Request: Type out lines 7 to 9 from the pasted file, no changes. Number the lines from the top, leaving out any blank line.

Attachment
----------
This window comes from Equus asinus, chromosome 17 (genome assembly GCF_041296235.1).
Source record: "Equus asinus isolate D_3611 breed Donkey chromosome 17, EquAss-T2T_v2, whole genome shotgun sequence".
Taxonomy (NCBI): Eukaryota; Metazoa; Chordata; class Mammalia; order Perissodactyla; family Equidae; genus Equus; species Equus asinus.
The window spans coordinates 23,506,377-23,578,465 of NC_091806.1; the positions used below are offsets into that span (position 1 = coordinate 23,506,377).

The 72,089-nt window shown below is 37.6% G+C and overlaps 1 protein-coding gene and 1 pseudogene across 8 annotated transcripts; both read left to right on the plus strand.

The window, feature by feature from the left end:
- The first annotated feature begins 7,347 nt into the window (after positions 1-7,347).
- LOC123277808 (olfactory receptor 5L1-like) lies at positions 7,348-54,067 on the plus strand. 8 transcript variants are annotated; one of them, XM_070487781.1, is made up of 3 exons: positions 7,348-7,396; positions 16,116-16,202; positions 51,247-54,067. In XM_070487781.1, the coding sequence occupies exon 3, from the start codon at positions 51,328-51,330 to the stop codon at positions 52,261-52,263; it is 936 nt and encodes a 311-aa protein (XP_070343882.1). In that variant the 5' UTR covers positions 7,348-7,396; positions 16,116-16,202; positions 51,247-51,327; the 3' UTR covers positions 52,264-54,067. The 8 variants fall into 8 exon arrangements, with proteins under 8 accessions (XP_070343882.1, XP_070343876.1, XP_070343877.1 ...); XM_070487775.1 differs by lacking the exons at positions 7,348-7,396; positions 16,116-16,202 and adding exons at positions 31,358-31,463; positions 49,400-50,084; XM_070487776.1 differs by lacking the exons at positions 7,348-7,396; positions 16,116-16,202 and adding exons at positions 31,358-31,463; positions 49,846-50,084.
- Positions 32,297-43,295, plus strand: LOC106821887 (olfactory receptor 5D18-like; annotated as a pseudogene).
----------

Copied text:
- The first annotated feature begins 7,347 nt into the window (after positions 1-7,347).
- LOC123277808 (olfactory receptor 5L1-like) lies at positions 7,348-54,067 on the plus strand. 8 transcript variants are annotated; one of them, XM_070487781.1, is made up of 3 exons: positions 7,348-7,396; positions 16,116-16,202; positions 51,247-54,067. In XM_070487781.1, the coding sequence occupies exon 3, from the start codon at positions 51,328-51,330 to the stop codon at positions 52,261-52,263; it is 936 nt and encodes a 311-aa protein (XP_070343882.1). In that variant the 5' UTR covers positions 7,348-7,396; positions 16,116-16,202; positions 51,247-51,327; the 3' UTR covers positions 52,264-54,067. The 8 variants fall into 8 exon arrangements, with proteins under 8 accessions (XP_070343882.1, XP_070343876.1, XP_070343877.1 ...); XM_070487775.1 differs by lacking the exons at positions 7,348-7,396; positions 16,116-16,202 and adding exons at positions 31,358-31,463; positions 49,400-50,084; XM_070487776.1 differs by lacking the exons at positions 7,348-7,396; positions 16,116-16,202 and adding exons at positions 31,358-31,463; positions 49,846-50,084.
- Positions 32,297-43,295, plus strand: LOC106821887 (olfactory receptor 5D18-like; annotated as a pseudogene).